So as I transitioned from Maryland to Cal, I really had fresh on my mind a lot of the mistakes that I made. And it was through those mistakes that I was able very, very quickly to say okay these are the things that I am not going to do in my first six months, first year, while I’m at Cal. So I listened to our seniors. I wanted to just fully understand what their program looked like, what they wanted to do, what they wanted to accomplish; I was just very patient in listening to them. Rather than talking to them about what I wanted in a particular program or what I wanted for this program or what I wanted for our program, I stepped back and I just listened to where they wanted to go.

I listened to Nort [Thornton], and I do that every day. I even listen to his jokes, which I cannot repeat here. And those that know Nort, that may be on his email list, that may be on his joke list, you would not want me to repeat those jokes. But, you know, here is a coach that has built this program over the last 38 years, and so every day I listen to Nort. I think that is one of the things that I have really grown to appreciate more and more; I think it is when you are around a great individual, when you are around a great coach, when you around a great person, you start to appreciate them that much more. And there is not a day that goes by where Nort is not in the office; that I at least walk-away with a tidbit on what we should be doing with our program.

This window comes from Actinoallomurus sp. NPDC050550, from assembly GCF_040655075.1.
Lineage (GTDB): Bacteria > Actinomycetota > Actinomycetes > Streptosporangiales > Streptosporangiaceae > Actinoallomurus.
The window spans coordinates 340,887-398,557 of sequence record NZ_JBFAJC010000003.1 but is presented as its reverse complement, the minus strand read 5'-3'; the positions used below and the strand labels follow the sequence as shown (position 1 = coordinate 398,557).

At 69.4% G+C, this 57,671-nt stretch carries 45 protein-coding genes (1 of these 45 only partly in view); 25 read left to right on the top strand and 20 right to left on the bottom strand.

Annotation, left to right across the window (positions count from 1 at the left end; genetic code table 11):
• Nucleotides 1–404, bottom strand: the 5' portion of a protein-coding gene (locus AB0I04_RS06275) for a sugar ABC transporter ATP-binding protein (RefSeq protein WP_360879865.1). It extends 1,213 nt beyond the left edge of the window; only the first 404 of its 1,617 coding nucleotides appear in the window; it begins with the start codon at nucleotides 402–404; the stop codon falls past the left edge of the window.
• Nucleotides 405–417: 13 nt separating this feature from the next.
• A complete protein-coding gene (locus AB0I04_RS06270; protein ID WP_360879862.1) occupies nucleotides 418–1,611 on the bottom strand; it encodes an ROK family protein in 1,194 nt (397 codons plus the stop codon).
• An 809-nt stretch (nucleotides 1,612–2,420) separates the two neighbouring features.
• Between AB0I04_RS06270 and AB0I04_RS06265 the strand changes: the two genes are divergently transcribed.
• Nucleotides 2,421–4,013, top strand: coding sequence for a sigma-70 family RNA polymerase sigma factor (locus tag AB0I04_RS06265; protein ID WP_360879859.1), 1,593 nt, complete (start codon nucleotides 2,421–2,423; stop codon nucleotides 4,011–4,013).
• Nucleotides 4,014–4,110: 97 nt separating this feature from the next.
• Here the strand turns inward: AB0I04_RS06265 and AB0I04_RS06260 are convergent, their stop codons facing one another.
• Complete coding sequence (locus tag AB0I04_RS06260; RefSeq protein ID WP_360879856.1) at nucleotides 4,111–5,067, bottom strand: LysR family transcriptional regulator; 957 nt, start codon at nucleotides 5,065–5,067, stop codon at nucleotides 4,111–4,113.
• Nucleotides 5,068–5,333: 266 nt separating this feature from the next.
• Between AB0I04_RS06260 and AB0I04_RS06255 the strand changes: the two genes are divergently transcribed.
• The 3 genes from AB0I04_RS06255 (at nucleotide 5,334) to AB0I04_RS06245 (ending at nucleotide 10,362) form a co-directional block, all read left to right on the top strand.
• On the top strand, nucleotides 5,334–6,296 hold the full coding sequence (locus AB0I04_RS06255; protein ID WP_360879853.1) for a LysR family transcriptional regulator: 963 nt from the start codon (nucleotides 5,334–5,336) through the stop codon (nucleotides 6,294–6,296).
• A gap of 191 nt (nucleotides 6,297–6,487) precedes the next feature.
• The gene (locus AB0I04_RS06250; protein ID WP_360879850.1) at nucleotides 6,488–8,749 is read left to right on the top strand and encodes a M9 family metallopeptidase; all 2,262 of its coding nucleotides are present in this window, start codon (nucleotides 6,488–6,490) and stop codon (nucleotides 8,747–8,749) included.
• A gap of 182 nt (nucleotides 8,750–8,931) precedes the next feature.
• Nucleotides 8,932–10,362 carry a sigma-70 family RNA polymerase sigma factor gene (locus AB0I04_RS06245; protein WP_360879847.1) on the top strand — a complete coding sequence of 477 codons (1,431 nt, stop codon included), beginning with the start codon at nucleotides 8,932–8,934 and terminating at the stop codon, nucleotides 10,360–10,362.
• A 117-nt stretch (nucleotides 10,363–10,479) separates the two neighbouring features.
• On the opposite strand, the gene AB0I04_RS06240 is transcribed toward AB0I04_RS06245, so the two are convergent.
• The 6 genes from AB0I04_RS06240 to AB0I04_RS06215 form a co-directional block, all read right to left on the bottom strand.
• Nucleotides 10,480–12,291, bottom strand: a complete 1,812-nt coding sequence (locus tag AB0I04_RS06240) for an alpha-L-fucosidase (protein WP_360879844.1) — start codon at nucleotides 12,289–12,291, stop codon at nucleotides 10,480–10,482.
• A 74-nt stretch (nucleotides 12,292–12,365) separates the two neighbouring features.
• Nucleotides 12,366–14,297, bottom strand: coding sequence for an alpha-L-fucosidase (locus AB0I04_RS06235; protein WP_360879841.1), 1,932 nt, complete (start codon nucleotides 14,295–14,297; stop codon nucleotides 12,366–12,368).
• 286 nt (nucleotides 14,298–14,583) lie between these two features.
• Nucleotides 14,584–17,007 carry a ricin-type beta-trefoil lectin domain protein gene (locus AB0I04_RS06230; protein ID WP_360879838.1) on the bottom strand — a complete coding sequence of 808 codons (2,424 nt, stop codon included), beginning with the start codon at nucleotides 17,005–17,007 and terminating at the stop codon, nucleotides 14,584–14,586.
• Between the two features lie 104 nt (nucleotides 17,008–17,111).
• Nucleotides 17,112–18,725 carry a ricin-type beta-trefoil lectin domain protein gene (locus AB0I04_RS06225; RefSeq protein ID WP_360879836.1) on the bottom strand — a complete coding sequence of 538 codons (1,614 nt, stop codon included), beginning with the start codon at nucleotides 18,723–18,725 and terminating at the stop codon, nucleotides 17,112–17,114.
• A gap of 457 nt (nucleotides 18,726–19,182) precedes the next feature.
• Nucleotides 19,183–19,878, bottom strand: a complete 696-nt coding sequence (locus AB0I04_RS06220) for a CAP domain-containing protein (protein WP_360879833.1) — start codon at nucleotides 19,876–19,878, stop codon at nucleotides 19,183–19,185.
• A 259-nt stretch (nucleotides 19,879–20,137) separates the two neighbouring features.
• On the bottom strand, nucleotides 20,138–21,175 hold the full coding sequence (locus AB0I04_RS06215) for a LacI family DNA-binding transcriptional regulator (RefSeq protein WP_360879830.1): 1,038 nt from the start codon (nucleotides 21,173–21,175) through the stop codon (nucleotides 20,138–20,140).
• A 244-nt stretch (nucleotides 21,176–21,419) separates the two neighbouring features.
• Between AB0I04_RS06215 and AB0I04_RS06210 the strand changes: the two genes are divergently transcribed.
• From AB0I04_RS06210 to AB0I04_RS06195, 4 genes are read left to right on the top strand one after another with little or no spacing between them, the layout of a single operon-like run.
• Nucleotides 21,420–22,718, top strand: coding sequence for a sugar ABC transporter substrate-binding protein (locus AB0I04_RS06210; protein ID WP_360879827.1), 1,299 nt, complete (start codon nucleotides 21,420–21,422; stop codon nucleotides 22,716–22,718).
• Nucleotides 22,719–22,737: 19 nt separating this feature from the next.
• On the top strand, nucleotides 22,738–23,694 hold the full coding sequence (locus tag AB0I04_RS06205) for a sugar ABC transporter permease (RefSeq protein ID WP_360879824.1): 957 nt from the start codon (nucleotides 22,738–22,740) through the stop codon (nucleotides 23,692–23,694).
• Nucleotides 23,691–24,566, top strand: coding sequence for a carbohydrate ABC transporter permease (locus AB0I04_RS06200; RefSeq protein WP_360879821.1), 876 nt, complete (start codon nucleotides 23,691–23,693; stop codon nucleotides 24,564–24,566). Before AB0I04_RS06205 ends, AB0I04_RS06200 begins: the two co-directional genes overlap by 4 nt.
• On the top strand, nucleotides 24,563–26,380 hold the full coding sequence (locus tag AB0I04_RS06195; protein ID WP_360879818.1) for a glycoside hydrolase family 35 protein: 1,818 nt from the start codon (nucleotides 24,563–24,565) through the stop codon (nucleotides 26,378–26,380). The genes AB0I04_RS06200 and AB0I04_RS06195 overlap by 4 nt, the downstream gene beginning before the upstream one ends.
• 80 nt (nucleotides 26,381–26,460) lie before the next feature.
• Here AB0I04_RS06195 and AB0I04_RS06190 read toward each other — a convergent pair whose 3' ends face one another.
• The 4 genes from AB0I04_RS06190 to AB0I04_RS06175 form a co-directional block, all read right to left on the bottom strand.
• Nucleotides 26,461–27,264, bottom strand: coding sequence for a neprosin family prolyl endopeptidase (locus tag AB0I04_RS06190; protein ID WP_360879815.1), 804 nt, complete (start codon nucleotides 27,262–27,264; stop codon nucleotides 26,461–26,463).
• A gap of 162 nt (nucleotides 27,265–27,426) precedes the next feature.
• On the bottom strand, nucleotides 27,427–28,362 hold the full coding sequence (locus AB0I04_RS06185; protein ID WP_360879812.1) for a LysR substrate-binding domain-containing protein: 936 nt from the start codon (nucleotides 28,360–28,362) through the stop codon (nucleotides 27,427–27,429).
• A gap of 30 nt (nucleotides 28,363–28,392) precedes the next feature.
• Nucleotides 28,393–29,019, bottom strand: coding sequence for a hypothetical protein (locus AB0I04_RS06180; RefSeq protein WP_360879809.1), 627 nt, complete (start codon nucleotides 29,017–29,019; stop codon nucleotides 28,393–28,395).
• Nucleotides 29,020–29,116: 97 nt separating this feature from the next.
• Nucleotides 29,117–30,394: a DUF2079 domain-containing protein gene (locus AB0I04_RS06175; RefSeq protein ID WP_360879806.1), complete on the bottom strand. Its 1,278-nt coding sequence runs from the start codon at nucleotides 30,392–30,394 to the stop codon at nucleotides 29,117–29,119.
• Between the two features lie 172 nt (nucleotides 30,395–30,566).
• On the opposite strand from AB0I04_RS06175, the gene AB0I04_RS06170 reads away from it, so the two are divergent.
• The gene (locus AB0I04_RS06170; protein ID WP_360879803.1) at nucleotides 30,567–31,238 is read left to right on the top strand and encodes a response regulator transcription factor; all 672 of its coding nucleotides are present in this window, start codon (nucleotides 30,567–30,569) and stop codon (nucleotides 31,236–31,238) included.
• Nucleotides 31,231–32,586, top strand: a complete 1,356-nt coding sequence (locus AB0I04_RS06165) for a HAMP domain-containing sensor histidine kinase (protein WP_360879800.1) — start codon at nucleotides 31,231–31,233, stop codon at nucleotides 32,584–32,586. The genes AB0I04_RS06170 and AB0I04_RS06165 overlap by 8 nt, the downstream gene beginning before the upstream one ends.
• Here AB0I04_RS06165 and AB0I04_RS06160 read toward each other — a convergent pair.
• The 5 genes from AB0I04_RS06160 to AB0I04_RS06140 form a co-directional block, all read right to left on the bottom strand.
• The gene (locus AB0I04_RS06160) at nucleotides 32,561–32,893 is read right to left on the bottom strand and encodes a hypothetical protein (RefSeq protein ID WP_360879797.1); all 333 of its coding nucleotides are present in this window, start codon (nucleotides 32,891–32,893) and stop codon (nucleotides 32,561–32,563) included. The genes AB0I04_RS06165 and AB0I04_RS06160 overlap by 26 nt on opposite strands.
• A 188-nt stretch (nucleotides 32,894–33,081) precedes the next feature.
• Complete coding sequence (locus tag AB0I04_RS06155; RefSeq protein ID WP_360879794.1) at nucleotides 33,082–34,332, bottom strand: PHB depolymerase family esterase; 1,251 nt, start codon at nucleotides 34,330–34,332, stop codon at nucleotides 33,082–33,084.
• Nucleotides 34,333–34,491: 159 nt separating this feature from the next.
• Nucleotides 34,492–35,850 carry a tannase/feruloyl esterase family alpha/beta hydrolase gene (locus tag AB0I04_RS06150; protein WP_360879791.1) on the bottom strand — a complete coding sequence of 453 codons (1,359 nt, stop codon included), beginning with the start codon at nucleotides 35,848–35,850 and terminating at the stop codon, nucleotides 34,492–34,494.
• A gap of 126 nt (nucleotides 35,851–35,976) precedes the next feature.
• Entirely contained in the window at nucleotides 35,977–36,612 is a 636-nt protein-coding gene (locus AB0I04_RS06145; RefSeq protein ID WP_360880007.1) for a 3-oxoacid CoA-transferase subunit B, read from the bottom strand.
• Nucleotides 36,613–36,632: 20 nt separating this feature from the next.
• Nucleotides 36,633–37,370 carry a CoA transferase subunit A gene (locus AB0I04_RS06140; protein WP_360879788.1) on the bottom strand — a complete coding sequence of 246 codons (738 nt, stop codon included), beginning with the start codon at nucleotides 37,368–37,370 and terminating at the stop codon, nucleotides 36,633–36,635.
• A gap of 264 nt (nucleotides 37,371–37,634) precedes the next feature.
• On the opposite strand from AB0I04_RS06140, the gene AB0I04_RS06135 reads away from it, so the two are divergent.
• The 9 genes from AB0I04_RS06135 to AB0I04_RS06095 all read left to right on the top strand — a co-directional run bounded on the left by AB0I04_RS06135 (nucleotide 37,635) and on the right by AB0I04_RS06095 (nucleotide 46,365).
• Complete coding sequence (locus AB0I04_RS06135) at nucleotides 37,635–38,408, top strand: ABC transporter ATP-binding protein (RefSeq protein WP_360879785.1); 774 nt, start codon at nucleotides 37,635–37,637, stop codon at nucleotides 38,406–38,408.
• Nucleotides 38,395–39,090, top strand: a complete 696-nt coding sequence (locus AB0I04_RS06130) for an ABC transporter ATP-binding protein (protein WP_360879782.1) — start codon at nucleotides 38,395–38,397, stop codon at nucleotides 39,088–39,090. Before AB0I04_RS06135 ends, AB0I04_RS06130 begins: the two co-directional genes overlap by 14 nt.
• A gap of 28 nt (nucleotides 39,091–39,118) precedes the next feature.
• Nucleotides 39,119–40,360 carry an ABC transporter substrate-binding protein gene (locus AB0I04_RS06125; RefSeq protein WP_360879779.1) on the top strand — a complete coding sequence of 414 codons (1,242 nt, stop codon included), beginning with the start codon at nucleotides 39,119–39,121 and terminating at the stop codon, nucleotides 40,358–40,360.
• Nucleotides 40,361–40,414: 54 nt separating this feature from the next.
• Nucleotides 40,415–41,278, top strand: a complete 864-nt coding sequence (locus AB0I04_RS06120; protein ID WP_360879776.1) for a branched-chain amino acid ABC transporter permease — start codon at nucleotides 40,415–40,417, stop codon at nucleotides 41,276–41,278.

I really made an investment in meeting as many professors as I could around campus, because I wanted to learn a lot more about Cal versus just trying to fix, or trying to make, Cal Swimming better. I wanted to have the whole experience. So I had to really get outside of my comfort zone. I am kind of a little-bit introverted by nature. It is a little bit outside of my comfort zone to kind of go around and meet with professors, but it was something that I felt was really important to our success as a program.

And then finally I just did a lot of engagement with the athletic administration, trying to get a feel for where they wanted the program to be, etc. I remember in my talks with Sandy Barbra—who is now the athletic director at Penn State—I did not necessarily lay-out the challenge, but I did ask her as I started at Cal, at 31 years of age, it was like: hey, I’m going to need some help with this. I’m going to need some help from you in guiding me as a 31-year-old head coach through this program. And we really worked on that, and how to handle that and how to make that transition very seamless.